“There is more violence encouraged in the paint than any player I’ve seen since Shaq. It was egregious and horrific then. The same is true now.”
Pelicans coach Stan Van Gundy agreed with Griffin.
He noted that Williamson takes a lot of hits and that the team has been on the referees hard.
“I get the response, ‘How many free throws has he shot?’ My response is always ‘Not enough. Not enough.’ ” Van Gundy said. “The guy gets hit all the time.”
The Pelicans have had communication with the league.
“We sent stuff in, but I don’t think they really care to be honest,” Van Gundy said. “When people send stuff in, I don’t think they really care. It’s looked at. I think it’s just, obviously, you have a vested interest like we do, and it’s looked at as whining.”
The Sixers took advantage of Williamson’s absence. Now they’re three wins away from clinching the No. 1 seed provided the Bucks (43-24) and third-place Brooklyn Nets win all their remaining games.
The Sixers host the Detroit Pistons on Saturday followed by two road games against the Indiana Pacers (Tuesday) and Miami Heat (Thursday). The Sixers finish out the regular season with games against the Orlando Magic next Friday and May 16.
Some have questioned if the standings give a true depiction of the league pecking order due to all the injuries. Coach Doc Rivers thinks they give an accurate assessment.
“Every year, there’s injuries,” Rivers said. “Usually the teams that are on the top are usually the right teams. I would say the Lakers right now would be the only exception with all the injuries they have and being the defending champions. You give them their due.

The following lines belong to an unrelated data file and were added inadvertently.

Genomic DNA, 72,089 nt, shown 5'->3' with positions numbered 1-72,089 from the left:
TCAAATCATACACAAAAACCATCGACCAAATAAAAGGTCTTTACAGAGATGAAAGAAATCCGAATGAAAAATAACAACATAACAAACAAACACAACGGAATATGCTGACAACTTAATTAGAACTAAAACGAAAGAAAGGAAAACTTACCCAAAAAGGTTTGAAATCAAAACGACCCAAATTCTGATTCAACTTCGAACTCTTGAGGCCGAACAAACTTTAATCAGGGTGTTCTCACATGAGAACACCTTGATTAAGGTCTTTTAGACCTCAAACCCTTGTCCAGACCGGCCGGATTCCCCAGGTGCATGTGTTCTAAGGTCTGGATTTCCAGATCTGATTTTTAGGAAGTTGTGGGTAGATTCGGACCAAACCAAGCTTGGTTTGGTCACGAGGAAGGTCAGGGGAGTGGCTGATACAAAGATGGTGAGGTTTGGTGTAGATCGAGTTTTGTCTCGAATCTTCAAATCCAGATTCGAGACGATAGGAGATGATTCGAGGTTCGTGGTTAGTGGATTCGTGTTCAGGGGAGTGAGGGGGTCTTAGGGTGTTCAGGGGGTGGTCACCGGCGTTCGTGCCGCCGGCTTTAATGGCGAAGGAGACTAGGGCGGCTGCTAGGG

“But other than that, no I think it is what it is.”
The Sixers had a commanding 17-point lead in the second quarter. However, the Pelicans took their first lead of the game (89-88) on Kira Lewis Jr.’s three-pointer with 22.7 seconds left in the third quarter. That was part of a personal 6-0 run by Lewis that gave New Orleans a 91-88 lead heading into the fourth.
A lot of the damage came against the Sixers’ bench.
With the Pelicans up, 95-91, Simmons was inserted back into the game with 9:30 left. Then Harris came back in 14 seconds later, and Embiid, Seth Curry and Green joined them with the Sixers down, 101-94, with 7:50 remaining. Green drained a corner three-pointer seven seconds later. Harris hit on the ensuing possession to pull the Sixers within one point, 101-100. Then Harris’ four-foot jumper gave the Sixers a 102-101 lead with 6:27 remaining.
“It definitely felt good to get that back,” Simmons said of the lead. “But at the same time, we got to do better. When we have the lead, we got to hold it. Everyone needs to hold each other accountable on that end.
“We got to play better defense.”
Rivers said he’s not concerned about the Sixers’ bench blowing leads in three of the last four games.
“I go all 66 games,” he said. “They’ve been pretty good, overall. We went through stretches this year if you remember the starters weren’t playing well. It’s just ebbs and flows of a long season.
“I’ve learned long ago if you overreact, you get yourself in trouble. I’m not that concerned at all.”